Matt Weiner, the Sopranos writer turned Mad Men creator and showrunner, admits that he “would find it a tremendous challenge” to produce an unscripted show, and analyzes the scripted world’s perception of reality TV.
All of that is in part one of his appearance on The Jay and Tony Show Show podcast, which Weiner taped last Monday. The conversation about reality television starts about 37 minutes in, though the rest is interesting, too, especially for fans of AMC’s Mad Men.
Asked by Jay Blumenfield how Hollywood’s scripted television community doesn’t respect reality television, Weiner starts by saying, “I don’t hear anybody in the scripted world talk down,” adding, “I think that’s your imagination.”
Matt Weiner on reality TV
Weiner expands his argument, however, pointing out that the existential threat reality TV presented starting 15 years ago may have contributed to the ill-will—but that same sort of animosity is common in all genres. And then he goes on to discuss why there may actually be some resentment from the scripted world.
“When it became successful, everyone’s like, oh my god, this is a threat, this could take away our livelihood. The’re going to spend more hours doing this stuff. Now the fact that they say it’s shit: When I worked in comedy, they said all the dramas were shit.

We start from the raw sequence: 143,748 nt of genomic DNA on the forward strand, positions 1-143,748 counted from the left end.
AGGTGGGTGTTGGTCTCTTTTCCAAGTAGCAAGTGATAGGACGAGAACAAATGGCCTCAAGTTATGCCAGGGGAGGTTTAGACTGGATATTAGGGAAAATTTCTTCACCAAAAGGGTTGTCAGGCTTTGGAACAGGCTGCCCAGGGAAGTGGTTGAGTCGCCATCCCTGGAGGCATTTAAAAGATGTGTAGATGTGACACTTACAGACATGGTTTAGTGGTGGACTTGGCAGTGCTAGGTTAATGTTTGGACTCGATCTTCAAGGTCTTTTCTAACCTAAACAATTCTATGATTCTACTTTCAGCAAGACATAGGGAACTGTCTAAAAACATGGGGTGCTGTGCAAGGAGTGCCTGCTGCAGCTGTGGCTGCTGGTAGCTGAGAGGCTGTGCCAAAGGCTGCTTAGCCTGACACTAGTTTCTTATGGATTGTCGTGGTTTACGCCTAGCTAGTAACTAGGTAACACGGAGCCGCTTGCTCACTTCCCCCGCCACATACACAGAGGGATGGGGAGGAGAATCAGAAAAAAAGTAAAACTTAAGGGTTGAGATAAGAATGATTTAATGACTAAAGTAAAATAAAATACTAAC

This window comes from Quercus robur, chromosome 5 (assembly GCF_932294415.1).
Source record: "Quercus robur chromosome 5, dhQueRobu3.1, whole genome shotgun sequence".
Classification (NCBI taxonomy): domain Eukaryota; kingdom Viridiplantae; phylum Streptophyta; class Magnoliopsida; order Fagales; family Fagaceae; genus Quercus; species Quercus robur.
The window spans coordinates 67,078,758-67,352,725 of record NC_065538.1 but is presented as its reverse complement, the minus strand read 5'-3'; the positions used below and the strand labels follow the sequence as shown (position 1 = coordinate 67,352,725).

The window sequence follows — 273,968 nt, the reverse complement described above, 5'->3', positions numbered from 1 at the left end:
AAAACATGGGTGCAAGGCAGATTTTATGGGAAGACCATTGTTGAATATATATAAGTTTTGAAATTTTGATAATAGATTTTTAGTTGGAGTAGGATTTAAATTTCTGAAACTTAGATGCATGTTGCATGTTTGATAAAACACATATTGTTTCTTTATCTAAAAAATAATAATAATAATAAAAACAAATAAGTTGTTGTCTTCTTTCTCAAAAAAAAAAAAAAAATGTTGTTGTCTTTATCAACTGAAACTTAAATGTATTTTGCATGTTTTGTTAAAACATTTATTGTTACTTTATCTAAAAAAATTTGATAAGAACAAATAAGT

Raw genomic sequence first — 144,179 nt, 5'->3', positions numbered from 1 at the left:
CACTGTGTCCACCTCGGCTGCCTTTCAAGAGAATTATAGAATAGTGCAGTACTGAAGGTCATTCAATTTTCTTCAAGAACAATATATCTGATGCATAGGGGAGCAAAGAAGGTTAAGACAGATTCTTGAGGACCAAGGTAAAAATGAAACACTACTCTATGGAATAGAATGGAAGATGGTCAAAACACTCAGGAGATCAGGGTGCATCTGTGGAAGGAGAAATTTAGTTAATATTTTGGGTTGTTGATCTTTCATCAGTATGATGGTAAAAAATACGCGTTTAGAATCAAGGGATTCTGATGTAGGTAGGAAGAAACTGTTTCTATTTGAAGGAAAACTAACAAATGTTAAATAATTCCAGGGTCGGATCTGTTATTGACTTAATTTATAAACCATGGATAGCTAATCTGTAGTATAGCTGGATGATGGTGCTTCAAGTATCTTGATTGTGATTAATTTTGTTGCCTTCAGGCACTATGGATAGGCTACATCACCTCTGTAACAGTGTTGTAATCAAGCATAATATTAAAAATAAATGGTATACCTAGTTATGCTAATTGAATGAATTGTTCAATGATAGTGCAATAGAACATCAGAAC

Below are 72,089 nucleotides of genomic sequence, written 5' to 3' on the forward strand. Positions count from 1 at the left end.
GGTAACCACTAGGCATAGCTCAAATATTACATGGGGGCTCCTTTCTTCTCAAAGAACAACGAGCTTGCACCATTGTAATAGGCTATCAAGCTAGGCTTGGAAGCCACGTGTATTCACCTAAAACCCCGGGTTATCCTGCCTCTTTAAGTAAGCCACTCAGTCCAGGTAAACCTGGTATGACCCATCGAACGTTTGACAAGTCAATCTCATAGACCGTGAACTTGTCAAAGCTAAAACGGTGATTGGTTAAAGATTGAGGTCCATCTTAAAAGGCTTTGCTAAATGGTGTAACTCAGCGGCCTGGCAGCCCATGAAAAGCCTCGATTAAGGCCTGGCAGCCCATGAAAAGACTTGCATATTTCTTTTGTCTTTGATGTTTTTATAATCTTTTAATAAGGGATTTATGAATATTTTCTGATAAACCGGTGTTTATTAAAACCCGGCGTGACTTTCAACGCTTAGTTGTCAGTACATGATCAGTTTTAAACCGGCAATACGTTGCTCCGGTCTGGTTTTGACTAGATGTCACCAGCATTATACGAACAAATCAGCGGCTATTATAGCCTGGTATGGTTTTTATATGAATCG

…Whatever is the new hot thing and you’re not in it, you’re going to hate it and be threatened by it. That’s number one. Number two is: there’s a feeling that a lot of it is shit, because it appeals to a very sort of primitive entertainment system of people embarrassing themselves or rewarding bad behavior.
On the one hand, COPS has this documentary feeling to it, and it’s criminals, and it has a newsy, slightly substantial thing to it, even though it’s trashy. And then there are shows that are deliberately trashy. It’s the same thing: My parents probably feel the same way about The Bachelor as they do about The Beverly Hillbillies. Do you know what I mean? There’s always a feeling of, okay, there’s shit in there.
I think, in the industry, there’s some issues about the unionization issues, and how few people are paid to do it, and how practices in your business are being brought to the scripted world of, like, Hey, we’re not paying anybody. Do the pilot on your dime. Sit in the bake-off. All these more respectuful, gentile behavior of the scripted world that took people like Normal Lear and Dick Wolf to whip the networks to a relationship, were completely being eroded by the scrappy, upstart reality TV world that was willing to do something for nothing. That’s my analysis.”
Later, when Tony Marsh pushes him on how “people crap on reality,” Matt says,
“I don’t agree with you Tony. Survivor? Amazing Race? You don’t think these things have a snooty appeal to them? You’re out of your mind. Those are not guilty pleasures, those are religious things. I think you’ve got a fucking chip on your shoulder. I think this is all self-hatred.
… Richard Hatch, do you remember that fucking guy? That’s not lowbrow. That was above sports.”